For first-century Jews (as in Tissot’s rendering) and later Christians (as in the Arabic manuscript’s illumination), giving to God—and to the poor—was a sacred obligation, one mandated in Scripture. (The Muslim neighbours of the Coptic Christians who produced the Arabic manuscript would have affirmed this emphasis on holy almsgiving.) The Liberty Bond poster smoothly elides the Church’s tithes with the government’s treasury: a striking example of civil religion, in which the state stands in for a religious entity.
Collectively, the three artworks demonstrate the flexibility of the widow’s story; she can represent anyone who gives humbly and sacrificially to a perceived greater good. In the case of the war poster, the greater good was an ambiguous one: even the American public needed convincing. In Mark’s account, the widow’s gesture is profoundly multi-layered: while Jesus admires her generous act, his earlier criticism of those who devour the livelihoods of widows requires us to wonder why she had so little left to give. A central obligation of Temple and Church, as well as of civil society, is to use their resources to care for those who are vulnerable, like the widow. These artworks, and the widow’s story, invite us to consider that obligation.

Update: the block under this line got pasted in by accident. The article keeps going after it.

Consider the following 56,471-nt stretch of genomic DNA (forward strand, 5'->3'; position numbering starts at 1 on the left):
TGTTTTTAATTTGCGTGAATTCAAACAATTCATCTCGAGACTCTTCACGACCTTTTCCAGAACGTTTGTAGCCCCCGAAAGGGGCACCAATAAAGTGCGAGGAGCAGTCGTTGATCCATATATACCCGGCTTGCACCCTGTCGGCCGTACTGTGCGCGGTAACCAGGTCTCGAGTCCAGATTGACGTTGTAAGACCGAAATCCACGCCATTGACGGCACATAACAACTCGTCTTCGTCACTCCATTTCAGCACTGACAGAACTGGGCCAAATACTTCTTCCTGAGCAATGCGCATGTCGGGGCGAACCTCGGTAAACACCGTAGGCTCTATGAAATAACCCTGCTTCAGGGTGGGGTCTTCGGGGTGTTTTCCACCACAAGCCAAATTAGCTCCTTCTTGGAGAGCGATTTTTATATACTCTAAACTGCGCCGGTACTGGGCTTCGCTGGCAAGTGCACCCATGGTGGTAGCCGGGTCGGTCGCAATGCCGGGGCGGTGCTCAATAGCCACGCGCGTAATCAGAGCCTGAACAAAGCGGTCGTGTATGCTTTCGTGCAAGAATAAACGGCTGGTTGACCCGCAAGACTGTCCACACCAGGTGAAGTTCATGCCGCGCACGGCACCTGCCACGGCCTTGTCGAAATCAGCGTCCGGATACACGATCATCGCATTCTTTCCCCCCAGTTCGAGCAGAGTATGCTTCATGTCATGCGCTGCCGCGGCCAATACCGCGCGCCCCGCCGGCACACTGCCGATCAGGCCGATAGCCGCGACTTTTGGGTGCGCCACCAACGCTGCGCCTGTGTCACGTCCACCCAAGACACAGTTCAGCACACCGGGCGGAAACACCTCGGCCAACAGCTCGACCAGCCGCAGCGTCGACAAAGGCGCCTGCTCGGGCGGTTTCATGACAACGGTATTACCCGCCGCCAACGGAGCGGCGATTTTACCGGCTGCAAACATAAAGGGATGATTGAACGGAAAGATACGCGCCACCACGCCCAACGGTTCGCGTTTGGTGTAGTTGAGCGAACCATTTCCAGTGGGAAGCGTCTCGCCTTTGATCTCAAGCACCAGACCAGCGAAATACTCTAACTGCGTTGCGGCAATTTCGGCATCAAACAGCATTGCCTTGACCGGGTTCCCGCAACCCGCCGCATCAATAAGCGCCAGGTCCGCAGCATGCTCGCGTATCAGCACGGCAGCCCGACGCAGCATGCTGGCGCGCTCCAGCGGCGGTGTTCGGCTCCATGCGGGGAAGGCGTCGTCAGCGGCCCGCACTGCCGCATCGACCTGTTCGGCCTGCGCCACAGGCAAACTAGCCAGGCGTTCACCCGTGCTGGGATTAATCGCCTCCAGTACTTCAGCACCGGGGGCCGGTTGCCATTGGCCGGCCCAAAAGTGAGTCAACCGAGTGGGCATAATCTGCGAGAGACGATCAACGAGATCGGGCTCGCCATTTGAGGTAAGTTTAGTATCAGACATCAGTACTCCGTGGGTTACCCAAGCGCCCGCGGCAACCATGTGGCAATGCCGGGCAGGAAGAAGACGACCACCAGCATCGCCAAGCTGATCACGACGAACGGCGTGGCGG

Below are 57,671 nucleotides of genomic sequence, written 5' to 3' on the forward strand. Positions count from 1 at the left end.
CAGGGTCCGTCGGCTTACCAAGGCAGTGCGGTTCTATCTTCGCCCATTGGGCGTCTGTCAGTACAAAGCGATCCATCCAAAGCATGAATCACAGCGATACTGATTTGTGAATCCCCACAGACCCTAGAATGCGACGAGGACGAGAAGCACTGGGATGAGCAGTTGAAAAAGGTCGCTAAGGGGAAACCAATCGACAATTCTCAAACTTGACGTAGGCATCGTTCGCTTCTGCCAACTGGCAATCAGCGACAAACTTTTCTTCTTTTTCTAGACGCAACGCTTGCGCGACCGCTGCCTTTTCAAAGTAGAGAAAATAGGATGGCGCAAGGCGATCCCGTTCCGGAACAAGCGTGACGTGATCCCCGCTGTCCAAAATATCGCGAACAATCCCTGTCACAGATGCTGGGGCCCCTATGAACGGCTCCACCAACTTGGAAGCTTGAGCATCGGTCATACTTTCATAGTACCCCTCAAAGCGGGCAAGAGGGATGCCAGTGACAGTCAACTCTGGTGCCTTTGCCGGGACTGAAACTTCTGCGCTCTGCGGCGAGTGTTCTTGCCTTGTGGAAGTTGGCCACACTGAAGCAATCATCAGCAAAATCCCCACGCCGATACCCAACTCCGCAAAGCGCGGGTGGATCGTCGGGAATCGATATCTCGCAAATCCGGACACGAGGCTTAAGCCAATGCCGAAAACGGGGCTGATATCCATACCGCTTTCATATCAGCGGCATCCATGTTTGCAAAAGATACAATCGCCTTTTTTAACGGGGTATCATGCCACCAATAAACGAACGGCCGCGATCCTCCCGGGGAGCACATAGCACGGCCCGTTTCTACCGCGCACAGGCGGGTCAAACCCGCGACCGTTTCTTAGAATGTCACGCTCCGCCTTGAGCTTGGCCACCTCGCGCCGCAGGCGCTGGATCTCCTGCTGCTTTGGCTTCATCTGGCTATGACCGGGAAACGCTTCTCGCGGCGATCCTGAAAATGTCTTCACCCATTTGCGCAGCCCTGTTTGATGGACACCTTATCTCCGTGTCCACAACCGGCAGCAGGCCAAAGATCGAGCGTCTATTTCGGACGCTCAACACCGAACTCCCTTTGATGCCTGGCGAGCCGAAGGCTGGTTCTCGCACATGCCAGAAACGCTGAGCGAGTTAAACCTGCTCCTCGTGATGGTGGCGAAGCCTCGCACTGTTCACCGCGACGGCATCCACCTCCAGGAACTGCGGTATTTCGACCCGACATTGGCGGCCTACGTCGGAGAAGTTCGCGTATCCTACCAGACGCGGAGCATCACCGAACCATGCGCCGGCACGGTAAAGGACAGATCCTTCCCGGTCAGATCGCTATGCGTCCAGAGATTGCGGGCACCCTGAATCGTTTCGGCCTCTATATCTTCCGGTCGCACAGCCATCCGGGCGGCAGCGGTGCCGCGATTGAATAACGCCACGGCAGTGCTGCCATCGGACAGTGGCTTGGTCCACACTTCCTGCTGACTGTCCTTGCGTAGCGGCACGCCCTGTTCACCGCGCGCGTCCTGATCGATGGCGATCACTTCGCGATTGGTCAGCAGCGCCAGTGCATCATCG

Kang, Sung Won, and Hugh Rockoff. 2015. ‘Capitalizing Patriotism: The Liberty Loans of World War I’, Financial History Review, 22.1: 45–78
38 And in his teaching he said, “Beware of the scribes, who like to go about in long robes, and to have salutations in the market places 39and the best seats in the synagogues and the places of honor at feasts, 40who devour widows’ houses and for a pretense make long prayers. They will receive the greater condemnation.”
41 And he sat down opposite the treasury, and watched the multitude putting money into the treasury. Many rich people put in large sums. 42And a poor widow came, and put in two copper coins, which make a penny. 43And he called his disciples to him, and said to them, “Truly, I say to you, this poor widow has put in more than all those who are contributing to the treasury. 44For they all contributed out of their abundance; but she out of her poverty has put in everything she had, her whole living.”
45 And in the hearing of all the people he said to his disciples, 46“Beware of the scribes, who like to go about in long robes, and love salutations in the market places and the best seats in the synagogues and the places of honor at feasts, 47who devour widows’ houses and for a pretense make long prayers. They will receive the greater condemnation.”
21 He looked up and saw the rich putting their gifts into the treasury; 2and he saw a poor widow put in two copper coins. 3And he said, “Truly I tell you, this poor widow has put in more than all of them; 4for they all contributed out of their abundance, but she out of her poverty put in all the living that she had.”